He didn’t look like a man overboard in frigid waters, concerned about hypothermia or determined to escape the blood he found himself floating in. He look worried . . . like he was going to become a part of the blood.

Just then, his mouth opened wide and a primal scream came out before something unseen pulled him under. He disappeared, lost to the other men in the cloudy water of blood and guts, bubbles the only sign left.

“Fina!” Illaq shouted, and chaos erupted on the boat. “You see what you’ve done? You should have let me go in after him!”

“You would have been pulled under too, Illaq, don’t be a fool.”

“He’s right,” Boas said. “You don’t know what’s going on down there.”

The men continued to scramble to find their fallen friend but were helpless to do anything. The water held its secret, and time was quickly running out for Fina. His minute was almost up.

Then, suddenly, Fina popped up some thirty yards away.

“There,” Boas said and pointed. They saw him, and Boas worked the engine and pulled the boat up next to their friend. His driving was so precise that the other two men were able to grab Fina under the arms and pull him on board.

His right leg was missing and Fina shouted out in pain. Blood painted Life’s Journey into a tragic sojourner.

Eqalussuaq,” Illaq said and pointed into the water. It was filled with sharks known as the gurry shark. The massive hunter was one of the largest species of shark still alive, comparable only to the great white.

“What are they doing at this depth?”

“Hunger will bring anything to the surface.”

“Not these guys! They stay deep.”

Boas floored the throttle on the boat and headed for the coast. Illaq found a blanket and applied as much pressure to Fina’s leg as he could. Eko grabbed the warming blanket and worked on pulling off Fina’s clothing. Fina grunted in pain, always tough, but hypothermia and shock were a real danger as the men worked on him.

“Hurry!” Illaq shouted over the roar of the engine.

“I’m going as fast as she’ll move us,” Boas shouted back. “Stay with him and don’t let him close his eyes!”

“Eqalussuaq,” Fina mumbled. His blue lips and pure white skin were an indication that hypothermia was indeed setting in.

“Yes, the mad beast got you good,” Illaq said. “But we’re going to get you to a hospital. Get you fixed up. You just need to concentrate on staying awake.”

Fina patted his friend’s hand, knowing he was in trouble. He tried not to think about the pain or the cold that was deep inside his body. He knew the injury was bad but didn’t want to look. The blood all around was enough. He was better off not knowing.

Instead, he wanted to tell Illaq about the strange bright orange thing he saw when he was pulled under. He looked at it with his own two eyes, and he if hadn’t seen it himself, he would think the person who told of the encounter had gone mad.

The pain brought blackness, and Fina sought it, knowing that place was much better than this. He could tell his tale later if he survived the trip home.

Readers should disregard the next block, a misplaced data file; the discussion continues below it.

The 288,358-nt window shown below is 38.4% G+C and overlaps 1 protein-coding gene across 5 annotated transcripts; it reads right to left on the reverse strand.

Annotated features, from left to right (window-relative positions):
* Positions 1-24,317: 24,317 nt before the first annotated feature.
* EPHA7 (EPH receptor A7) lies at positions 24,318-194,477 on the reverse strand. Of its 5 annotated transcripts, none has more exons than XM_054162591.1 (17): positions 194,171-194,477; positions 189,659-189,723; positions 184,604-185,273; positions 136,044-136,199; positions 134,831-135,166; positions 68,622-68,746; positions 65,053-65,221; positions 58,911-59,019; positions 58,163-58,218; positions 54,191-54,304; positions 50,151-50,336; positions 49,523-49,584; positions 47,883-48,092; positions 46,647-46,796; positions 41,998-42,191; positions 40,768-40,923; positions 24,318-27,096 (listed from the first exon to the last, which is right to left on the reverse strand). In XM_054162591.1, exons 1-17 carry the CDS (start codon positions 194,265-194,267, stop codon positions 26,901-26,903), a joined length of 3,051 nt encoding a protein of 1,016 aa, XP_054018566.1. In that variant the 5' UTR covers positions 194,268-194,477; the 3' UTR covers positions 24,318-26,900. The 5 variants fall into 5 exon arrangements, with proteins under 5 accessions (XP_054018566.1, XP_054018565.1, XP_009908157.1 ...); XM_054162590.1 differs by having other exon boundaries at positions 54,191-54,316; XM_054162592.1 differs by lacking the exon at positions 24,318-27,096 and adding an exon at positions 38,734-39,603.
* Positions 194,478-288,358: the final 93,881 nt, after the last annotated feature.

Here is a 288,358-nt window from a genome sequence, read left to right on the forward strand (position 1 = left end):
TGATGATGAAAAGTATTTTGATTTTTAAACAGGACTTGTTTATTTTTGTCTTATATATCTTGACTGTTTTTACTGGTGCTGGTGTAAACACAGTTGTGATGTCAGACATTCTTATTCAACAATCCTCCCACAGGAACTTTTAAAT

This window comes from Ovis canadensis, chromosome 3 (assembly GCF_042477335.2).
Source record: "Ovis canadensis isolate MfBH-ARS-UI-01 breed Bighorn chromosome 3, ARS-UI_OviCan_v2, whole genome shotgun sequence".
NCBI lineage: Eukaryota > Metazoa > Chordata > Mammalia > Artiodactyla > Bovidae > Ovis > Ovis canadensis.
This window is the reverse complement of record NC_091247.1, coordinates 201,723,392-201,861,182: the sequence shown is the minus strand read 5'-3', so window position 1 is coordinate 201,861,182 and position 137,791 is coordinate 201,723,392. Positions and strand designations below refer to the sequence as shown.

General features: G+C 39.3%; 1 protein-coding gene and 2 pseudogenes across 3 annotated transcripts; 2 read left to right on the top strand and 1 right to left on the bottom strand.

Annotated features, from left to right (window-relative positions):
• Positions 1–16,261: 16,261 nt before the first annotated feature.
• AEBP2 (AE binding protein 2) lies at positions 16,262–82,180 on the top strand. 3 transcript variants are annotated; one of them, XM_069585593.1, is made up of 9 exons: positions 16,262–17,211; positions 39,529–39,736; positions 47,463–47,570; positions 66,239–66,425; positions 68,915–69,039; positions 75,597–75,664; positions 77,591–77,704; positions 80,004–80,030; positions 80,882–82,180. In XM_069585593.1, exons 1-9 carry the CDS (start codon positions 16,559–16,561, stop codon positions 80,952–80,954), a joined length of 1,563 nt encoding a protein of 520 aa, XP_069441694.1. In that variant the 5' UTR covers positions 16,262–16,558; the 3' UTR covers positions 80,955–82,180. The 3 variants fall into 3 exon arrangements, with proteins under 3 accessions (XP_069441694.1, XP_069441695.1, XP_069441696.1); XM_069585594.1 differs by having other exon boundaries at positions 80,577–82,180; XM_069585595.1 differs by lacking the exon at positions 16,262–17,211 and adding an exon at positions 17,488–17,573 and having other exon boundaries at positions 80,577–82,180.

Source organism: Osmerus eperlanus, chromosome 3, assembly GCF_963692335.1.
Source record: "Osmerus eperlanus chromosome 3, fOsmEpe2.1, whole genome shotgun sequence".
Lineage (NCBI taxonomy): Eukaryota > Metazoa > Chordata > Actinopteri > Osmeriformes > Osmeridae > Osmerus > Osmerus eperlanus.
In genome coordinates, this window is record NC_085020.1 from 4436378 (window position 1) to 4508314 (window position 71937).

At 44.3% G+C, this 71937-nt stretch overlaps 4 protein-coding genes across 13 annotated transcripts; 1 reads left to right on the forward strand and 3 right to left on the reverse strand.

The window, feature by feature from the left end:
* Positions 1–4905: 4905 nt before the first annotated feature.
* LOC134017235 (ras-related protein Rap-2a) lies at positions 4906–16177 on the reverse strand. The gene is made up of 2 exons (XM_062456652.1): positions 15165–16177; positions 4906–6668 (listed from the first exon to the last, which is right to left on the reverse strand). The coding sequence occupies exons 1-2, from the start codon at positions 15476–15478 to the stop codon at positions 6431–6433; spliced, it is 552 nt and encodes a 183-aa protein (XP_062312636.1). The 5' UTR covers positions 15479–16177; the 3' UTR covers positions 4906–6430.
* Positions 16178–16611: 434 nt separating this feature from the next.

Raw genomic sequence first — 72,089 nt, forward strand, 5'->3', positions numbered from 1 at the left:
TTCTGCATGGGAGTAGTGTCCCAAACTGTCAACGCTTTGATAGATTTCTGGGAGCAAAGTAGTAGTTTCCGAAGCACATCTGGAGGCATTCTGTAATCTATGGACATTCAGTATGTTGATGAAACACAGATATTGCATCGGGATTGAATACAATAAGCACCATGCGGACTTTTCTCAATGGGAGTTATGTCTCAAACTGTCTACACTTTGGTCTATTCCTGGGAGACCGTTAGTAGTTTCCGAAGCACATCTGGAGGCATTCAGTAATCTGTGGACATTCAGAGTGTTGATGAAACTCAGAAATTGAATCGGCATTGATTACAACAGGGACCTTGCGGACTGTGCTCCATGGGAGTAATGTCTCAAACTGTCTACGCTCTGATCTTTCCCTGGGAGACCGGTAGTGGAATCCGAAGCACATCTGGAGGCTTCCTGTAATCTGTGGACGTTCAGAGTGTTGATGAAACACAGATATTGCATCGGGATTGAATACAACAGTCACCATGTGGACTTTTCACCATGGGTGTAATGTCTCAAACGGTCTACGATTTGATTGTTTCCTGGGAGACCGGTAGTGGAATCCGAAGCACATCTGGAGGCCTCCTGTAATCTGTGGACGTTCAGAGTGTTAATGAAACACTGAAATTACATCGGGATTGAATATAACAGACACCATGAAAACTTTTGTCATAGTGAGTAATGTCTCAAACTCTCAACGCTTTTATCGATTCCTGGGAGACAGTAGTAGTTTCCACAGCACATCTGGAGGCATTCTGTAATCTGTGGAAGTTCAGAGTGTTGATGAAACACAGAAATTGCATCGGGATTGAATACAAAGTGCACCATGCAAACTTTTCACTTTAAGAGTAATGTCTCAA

A slap shook his head, but he didn’t care. He wanted to go where he was being called.

The frenzied sharks appeared to be about ten to twenty-one feet long and had the thickest hide of any shark species and also the most inedible meat. The massive fish had short, rounded snouts, small eyes, and tiny dorsal and pectoral fins. The creamy-gray or blackish-brown gurries continued a frenzy of the fish that had been torn from the net. It seemed, indeed, that hunger had brought them up from the depths.

The sharks rolled and wagged their caudal keels and caudal fins to get their fill, seeming to wrestle with their own kind to find proper positioning among the crazed bunch.

Then without warning, the Tupilaq Octopus came up from underneath them for a second time and scooped three of the large predators into its mouth in one pass. The momentum propelled the goliath out of the water and onto its side as it rent the sharks to shreds of meat with its serrated teeth. The creature made a third and final pass and fed on all remaining sharks. Once it was finished, it dove deep, its hunger only beginning, its strength building, its mind sharpening.


Keith Rommel is an award-winning novelist and screenwriter. Having written thirteen novels and having won awards for Best Novel of the Year for The Devil Tree, Keith has also garnished two different awards for two screenplays adapted from his novels. The Lurking Man has won Best Feature Screenplay of the year at ZedFest Film Festival, 2015, and semi finalist at CineFest in Los Angeles 2016.

The Cursed Man movie will be released Halloween night, 2016, and The Lurking Man will be released 3rd quarter 2017. Keith’s writing has been called “Horror for the Curious Mind” and has been compared to the great Stephen King–a comparison he humbly denies but is honored as he is Keith’s inspiration.